It's been a year since Argentina's Jorge Bergolio became the 266th Roman Catholic pope. Although he is 77 years old, the new pope has brought fresh energy to one of the most staid institutions in history.
Leaving behind the stiff formality of his predecessor, the new pope's humility, casual style and moderate tone immediately endeared him to millions of Catholics as well as the media and a good number of non-Catholics. Here are some highlights of his year:
• The morning after being chosen pope, Francis surprised staff at the hotel where he was staying by checking out in person at the front desk.
• He urged fellow Argentinians to give money to the poor, instead of spending it on travel to his inauguration.
• Shortly after his inauguration, Francis told a gathering of about 5,000 journalists: "Oh how I would like a poor church, and for the poor."
• He set aside some of the fancier vestments worn by previous popes and chose a modest guest house instead of the grandiose papal apartment.
• He abolished certain bonuses paid to some members of the church's governing body, the Curia, and took steps to reform the troubled administration.
• At Easter Mass in St. Peter's Square Francis stopped to kiss and embrace a young boy with cerebral palsy.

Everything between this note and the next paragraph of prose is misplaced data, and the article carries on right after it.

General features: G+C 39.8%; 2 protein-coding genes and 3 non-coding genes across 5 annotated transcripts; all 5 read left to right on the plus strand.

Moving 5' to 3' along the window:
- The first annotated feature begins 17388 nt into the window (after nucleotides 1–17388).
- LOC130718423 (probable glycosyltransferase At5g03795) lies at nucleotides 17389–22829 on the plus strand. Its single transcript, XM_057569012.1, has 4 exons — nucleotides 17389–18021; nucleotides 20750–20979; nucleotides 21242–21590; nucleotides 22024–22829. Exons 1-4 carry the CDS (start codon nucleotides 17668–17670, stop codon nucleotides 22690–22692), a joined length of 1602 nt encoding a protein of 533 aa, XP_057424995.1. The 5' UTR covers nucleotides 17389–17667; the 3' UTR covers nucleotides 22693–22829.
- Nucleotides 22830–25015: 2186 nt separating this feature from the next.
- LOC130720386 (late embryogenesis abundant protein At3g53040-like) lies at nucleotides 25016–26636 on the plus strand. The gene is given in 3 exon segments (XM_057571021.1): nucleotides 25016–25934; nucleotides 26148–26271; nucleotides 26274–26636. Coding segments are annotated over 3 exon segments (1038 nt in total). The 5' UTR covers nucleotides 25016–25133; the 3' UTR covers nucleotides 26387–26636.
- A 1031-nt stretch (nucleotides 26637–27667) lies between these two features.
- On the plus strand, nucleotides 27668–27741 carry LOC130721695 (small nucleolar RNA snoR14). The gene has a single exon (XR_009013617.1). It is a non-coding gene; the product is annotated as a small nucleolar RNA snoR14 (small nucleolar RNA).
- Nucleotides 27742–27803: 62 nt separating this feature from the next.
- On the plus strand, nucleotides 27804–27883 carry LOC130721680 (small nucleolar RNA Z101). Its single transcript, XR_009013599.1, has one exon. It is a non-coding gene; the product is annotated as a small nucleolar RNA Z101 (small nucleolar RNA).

• On another occasion at St. Peter's, the pope kissed and blessed a severely disfigured man in the crowd.
• For the traditional Holy Thursday foot-washing ceremony, Francis broke with tradition, going to a juvenile prison where he included a Muslim and two young women in the ceremony.
• Officially, Francis has held the church's hardline positions on abortion, contraception, same-sex issues and ordination of women, although in some cases he has been able to do so in a non-hardline way, emphasizing love and tolerance over doctrinal rigidity.
• At a baptism ceremony in the Sistine Chapel Francis encouraged mothers in attendance to breastfeed their children without inhibition: "If they are hungry, mothers, feed them without thinking twice. Because they are the most important people here."
•Francis has 3.8 million followers on Twitter.
• During a visit to Brazil, an estimated three million people gathered on Copacabana Beach to hear Francis.
• The United Nations Committee on the Rights of the Child said the Vatican has not acknowledged the extent of sex crimes committed by priests and “has not taken the necessary measures to address cases of child sexual abuse and to protect children.”
• 70 percent of Italians say the pope's words have influenced their daily lives. Those who work with the poor in Rome, say more people are volunteering to help. But while 85 percent of Americans have a favourable view of Francis, the number of people attending Catholic churches in the U.S. has not increased. [http://www.csmonitor.com/World/Europe/2014/0317/One-year-on-has-Pope-Francis-lured-more-people-into-the-pews]
The challenge ahead for Francis is to ensure that his “gentle revolution,” as Rolling Stone called it, will not be sidetracked by the deep divisions within the church over abortion, contraception, same-sex marriage and ordination of women. And, of course, if the message of compassion and love for the least is to prevail, Francis will have to take decisive action to address the far-reaching sex abuse and cover-up scandal that has plagued the church for many decades.
--Posted March 26, 2014